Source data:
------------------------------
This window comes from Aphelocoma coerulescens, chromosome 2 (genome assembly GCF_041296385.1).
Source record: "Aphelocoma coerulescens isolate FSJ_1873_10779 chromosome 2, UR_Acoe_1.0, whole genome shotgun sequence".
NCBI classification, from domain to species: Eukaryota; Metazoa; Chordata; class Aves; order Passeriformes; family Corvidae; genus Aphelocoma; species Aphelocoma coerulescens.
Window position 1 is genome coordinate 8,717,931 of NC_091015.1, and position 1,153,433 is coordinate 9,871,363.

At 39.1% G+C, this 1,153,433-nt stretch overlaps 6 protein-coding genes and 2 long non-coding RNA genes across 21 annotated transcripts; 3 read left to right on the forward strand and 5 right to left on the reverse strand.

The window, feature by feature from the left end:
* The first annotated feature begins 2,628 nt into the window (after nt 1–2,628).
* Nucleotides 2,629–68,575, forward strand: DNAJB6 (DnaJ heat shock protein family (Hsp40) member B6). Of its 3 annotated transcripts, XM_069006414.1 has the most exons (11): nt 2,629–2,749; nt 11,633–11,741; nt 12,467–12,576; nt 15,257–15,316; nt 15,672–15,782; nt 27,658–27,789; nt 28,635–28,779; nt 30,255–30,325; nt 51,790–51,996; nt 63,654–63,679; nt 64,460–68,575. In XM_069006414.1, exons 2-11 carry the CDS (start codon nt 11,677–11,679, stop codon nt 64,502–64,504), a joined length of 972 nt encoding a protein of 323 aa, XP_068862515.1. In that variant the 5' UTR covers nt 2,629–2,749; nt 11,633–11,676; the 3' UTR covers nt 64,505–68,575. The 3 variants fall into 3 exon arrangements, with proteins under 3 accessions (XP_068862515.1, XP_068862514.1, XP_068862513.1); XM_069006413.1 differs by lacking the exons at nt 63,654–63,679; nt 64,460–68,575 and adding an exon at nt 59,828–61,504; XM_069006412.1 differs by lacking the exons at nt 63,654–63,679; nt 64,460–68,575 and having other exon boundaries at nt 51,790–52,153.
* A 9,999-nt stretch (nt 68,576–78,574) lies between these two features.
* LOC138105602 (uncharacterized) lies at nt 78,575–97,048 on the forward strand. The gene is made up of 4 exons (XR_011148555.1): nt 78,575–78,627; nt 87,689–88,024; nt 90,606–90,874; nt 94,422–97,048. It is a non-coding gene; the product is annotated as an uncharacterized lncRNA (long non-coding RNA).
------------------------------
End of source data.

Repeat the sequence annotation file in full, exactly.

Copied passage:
This window comes from Aphelocoma coerulescens, chromosome 2 (genome assembly GCF_041296385.1).
Source record: "Aphelocoma coerulescens isolate FSJ_1873_10779 chromosome 2, UR_Acoe_1.0, whole genome shotgun sequence".
NCBI classification, from domain to species: Eukaryota; Metazoa; Chordata; class Aves; order Passeriformes; family Corvidae; genus Aphelocoma; species Aphelocoma coerulescens.
Window position 1 is genome coordinate 8,717,931 of NC_091015.1, and position 1,153,433 is coordinate 9,871,363.

At 39.1% G+C, this 1,153,433-nt stretch overlaps 6 protein-coding genes and 2 long non-coding RNA genes across 21 annotated transcripts; 3 read left to right on the forward strand and 5 right to left on the reverse strand.

The window, feature by feature from the left end:
* The first annotated feature begins 2,628 nt into the window (after nt 1–2,628).
* Nucleotides 2,629–68,575, forward strand: DNAJB6 (DnaJ heat shock protein family (Hsp40) member B6). Of its 3 annotated transcripts, XM_069006414.1 has the most exons (11): nt 2,629–2,749; nt 11,633–11,741; nt 12,467–12,576; nt 15,257–15,316; nt 15,672–15,782; nt 27,658–27,789; nt 28,635–28,779; nt 30,255–30,325; nt 51,790–51,996; nt 63,654–63,679; nt 64,460–68,575. In XM_069006414.1, exons 2-11 carry the CDS (start codon nt 11,677–11,679, stop codon nt 64,502–64,504), a joined length of 972 nt encoding a protein of 323 aa, XP_068862515.1. In that variant the 5' UTR covers nt 2,629–2,749; nt 11,633–11,676; the 3' UTR covers nt 64,505–68,575. The 3 variants fall into 3 exon arrangements, with proteins under 3 accessions (XP_068862515.1, XP_068862514.1, XP_068862513.1); XM_069006413.1 differs by lacking the exons at nt 63,654–63,679; nt 64,460–68,575 and adding an exon at nt 59,828–61,504; XM_069006412.1 differs by lacking the exons at nt 63,654–63,679; nt 64,460–68,575 and having other exon boundaries at nt 51,790–52,153.
* A 9,999-nt stretch (nt 68,576–78,574) lies between these two features.
* LOC138105602 (uncharacterized) lies at nt 78,575–97,048 on the forward strand. The gene is made up of 4 exons (XR_011148555.1): nt 78,575–78,627; nt 87,689–88,024; nt 90,606–90,874; nt 94,422–97,048. It is a non-coding gene; the product is annotated as an uncharacterized lncRNA (long non-coding RNA).